At the end of 1979, Eaton turned heel (bad guy) for the first time in his career by joining Tojo Yamamoto's group of wrestlers, whom the fans hated. Although Eaton is now thought of mainly as a heel, his fans were surprised at the time. Eaton's heel run did not last long before he rescued his former Jet Set partner, George Gulas, from a two-on-one attack by The Blond Bombers (Larry Latham and Wayne Ferris) to return to the fan-favorite side once more. After reuniting the team, Eaton and Gulas had one final run with tag team champions and worked an intense feud with Latham and Ferris.[14][15]

Continental Wrestling Association (1980–1983)

Bobby Eaton in a match against Mr. Wrestling II, 1981

When Nick Gulas' wrestling promotion closed due to dwindling ticket sales, Eaton briefly wrestled for Georgia Championship Wrestling, even capturing the National Television Championship. Before long Eaton returned closer to home, working for promoter Jerry Jarrett's Continental Wrestling Association (CWA), which was centered in Memphis, Tennessee. During his early days in the promotion, Eaton faced Stan Lane several times in tag team competition. Eaton's most successful partnership in the CWA, in terms of title wins, was with Sweet Brown Sugar, named "the New Wave".[8] The two wrestlers blended their athleticism and high flying abilities to form a very successful team. The New Wave held the AWA Southern Tag Team Championship three times (twice with manager Jimmy Hart in their corner).[10]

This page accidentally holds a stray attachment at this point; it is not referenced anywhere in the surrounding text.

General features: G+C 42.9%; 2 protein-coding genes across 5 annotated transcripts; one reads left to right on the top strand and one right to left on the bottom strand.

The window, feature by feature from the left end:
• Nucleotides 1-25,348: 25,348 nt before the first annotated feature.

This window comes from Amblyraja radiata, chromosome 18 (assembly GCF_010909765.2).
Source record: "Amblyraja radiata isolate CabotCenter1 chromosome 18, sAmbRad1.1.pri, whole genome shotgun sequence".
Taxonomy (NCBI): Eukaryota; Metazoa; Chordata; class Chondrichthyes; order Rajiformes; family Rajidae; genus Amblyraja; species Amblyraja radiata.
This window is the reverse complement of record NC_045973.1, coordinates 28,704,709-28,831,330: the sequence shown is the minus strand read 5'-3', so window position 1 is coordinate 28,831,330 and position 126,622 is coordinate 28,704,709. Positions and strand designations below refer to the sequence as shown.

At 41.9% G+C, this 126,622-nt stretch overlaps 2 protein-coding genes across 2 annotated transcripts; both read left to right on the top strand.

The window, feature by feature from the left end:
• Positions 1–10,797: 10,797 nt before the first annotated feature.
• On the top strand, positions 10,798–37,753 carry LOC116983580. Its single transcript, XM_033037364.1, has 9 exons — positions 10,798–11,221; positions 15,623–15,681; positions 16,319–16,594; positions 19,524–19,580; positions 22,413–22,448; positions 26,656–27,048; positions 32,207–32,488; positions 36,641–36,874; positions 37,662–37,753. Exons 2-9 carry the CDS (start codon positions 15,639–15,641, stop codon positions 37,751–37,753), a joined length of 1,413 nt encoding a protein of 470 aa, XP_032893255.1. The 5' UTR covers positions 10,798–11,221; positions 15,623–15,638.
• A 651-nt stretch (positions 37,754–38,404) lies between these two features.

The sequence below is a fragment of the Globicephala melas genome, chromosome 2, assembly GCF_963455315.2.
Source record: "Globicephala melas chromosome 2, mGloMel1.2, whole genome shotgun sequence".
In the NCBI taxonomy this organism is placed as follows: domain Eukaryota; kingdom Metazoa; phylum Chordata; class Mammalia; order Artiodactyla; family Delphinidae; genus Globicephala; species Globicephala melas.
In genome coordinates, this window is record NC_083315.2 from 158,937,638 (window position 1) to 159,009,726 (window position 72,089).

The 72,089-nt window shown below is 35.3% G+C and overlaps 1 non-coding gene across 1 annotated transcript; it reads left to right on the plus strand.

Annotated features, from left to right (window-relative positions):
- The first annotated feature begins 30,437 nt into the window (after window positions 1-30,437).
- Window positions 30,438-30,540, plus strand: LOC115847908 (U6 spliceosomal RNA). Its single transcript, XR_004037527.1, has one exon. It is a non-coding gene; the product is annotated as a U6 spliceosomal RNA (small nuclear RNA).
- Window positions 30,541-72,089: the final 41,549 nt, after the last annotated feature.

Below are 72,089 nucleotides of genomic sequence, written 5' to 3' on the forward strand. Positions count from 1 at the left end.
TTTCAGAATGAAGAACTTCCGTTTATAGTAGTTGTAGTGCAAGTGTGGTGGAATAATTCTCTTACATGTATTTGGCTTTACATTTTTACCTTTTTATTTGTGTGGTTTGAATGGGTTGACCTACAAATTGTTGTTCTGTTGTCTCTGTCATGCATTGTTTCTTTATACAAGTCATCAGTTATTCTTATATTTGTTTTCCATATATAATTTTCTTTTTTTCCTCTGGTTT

After achieving success as a tag team, it was decided that Eaton and Sugar should split up and feud with each other. This storyline resulted in Eaton "forcing" Sugar out of the promotion via a Loser Leaves Town match.[16][17] Sugar's disappearance was soon followed by the appearance of a masked man called Stagger Lee, who was virtually identically to Sugar. Eaton, along with the rest of Jimmy Hart's stable "the First Family", tried in vain to unmask Stagger Lee.[16]

Eaton turned face when Lee saved him from an attack by The Moondogs, and the team reunited, although Sugar continued to use the Stagger Lee gimmick.[16] The team regained the tag team title before losing it to The Fabulous Ones (Stan Lane and Steve Keirn).[10] Afterward, Eaton teamed up with The Moondogs (Rex and Spot) to face Jerry Lawler and the Fabulous Ones. During the match, one of the Moondogs accidentally hit Eaton with their trademark bone, costing their side the match. After the match ended, the Moondogs, as well as Jimmy Hart, turned on Eaton, beating him down until he was saved by Stagger Lee.[18]